Summer Monitoring of Hawaiian Monk Seals Underway in Northwestern Hawaiian Islands

July 3, 2013
Hawaiian monk seal mother (right) and her nursing pup.
Hawaiian monk seal mother (right) and her nursing pup.

The NOAA Ship Oscar Elton Sette sailed from Honolulu on July 3, 2013, for a 21-day mission to the Northwestern Hawaiian Islands to study the endangered Hawaiian monk seal population and to collect oceanographic instruments and oceanographic data. The research will support NOAA's efforts to recover the seal population and conduct biological and oceanographic assessments. The expedition is staffed by scientists from the University of Hawaii Joint Institute for Marine and Atmospheric Research (JIMAR) working in the Protected Species Division and Coral Reef Ecosystem Division at the Pacific Islands Fisheries Science Center. Chief Scientist responsibilities will be shared by JIMAR researchers Jessie Lopez and Charles Young.

Each year, scientists in the PIFSC Monk Seal Research Program monitor the status of monk seals at remote locations in the NWHI and conduct research to better understand factors affecting abundance of the seals and ways to enhance the population's recovery. Researchers work out of seasonal field camps at the six major monk seal breeding locations in the NWHI: French Frigate Shoals, Laysan Island, Lisianski Island, Pearl and Hermes Reef, Midway Atoll, and Kure Atoll. During this summer's support voyage, the Sette will deploy researchers and their equipment at five sites: French Frigate Shoals, Laysan Island, Lisianski Island, Pearl and Hermes Reef, and Midway Atoll, and also conduct seal censuses at Kure Atoll, Nihoa Island and Necker Island, where no camps will be established.

To help establish monk seal field camps, cruise personnel will transport equipment and supplies from the ship to the islands. Provisions sufficient to sustain teams of 2-4 scientists at each location for 3 months are needed. Included are tents, stoves, solar power arrays, computers, small work boats, and more. Everything brought ashore must be transported by hand and shuttled via small boats from the ship to the islands.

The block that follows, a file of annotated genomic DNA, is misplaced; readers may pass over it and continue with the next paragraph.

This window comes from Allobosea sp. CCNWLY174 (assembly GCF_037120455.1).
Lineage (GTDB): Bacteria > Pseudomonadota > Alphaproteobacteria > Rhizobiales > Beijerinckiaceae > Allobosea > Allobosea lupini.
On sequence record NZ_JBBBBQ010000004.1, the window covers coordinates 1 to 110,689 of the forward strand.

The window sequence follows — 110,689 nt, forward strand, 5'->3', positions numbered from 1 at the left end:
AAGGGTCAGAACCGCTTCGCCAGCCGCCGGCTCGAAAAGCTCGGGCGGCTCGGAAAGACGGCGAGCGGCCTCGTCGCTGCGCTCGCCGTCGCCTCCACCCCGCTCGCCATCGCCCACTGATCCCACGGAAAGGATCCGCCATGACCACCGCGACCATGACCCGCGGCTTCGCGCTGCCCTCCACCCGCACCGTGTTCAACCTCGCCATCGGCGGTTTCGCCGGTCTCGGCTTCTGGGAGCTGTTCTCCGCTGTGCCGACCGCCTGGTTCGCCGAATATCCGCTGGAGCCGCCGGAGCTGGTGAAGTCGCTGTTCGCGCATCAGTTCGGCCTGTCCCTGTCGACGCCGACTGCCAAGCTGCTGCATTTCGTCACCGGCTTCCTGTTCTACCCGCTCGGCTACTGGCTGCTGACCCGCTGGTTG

Monk seal research field camp in the Northwestern Hawaiian Islands.
Monk seal research field camp in the Northwestern Hawaiian Islands.

At Kure Atoll and Necker and Nihoa Islands, scientists will spend a day at each location counting seals, documenting tagged seals, and applying identification tags to weaned seal pups. Identifying seals at Necker and Nihoa Islands is an important aspect of the research, as these islands are close to the main Hawaiian Islands (MHI). Subsequent sightings of the tagged seals will provide valuable information on the extent of seal movements between the NWHI and the MHI.

The Sette is also supporting the Coral Reef Ecosystem Division (CRED) to conduct biological and oceanographic assessments at Kure Atoll and opportunistically at Pearl and Hermes Reef, Lisianski Island, and French Frigate Shoals. These efforts will help in providing scientific information needed to support ecosystem approaches to the management of coral reef systems within the Monument. The scientific knowledge gained is shared with resource managers and various public stakeholders to improve decision-making for the long-term conservation and management of coral reef resources.

Operating area for SE-13-05 in the Northwestern Hawaiian Islands.
Operating area for SE-13-05 in the Northwestern Hawaiian Islands.

While the main focus of the expedition is monk seal studies and oceanographic research, periodically during the cruise, shipboard personnel will collect additional oceanographic data on subsurface ocean temperature and conductivity by deploying a CTD instrument. The data collected by the CTD will be added to a comprehensive NOAA oceanographic database and used to better understand large-scale phenomena like climate change and the dynamics of local features like oceanic fronts.

The Sette cruise will also provide support for several partner agencies working in the NWHI. Supplies and equipment will be transported for the State of Hawaii Division of Forestry and Wildlife which maintains a field station at Kure Atoll.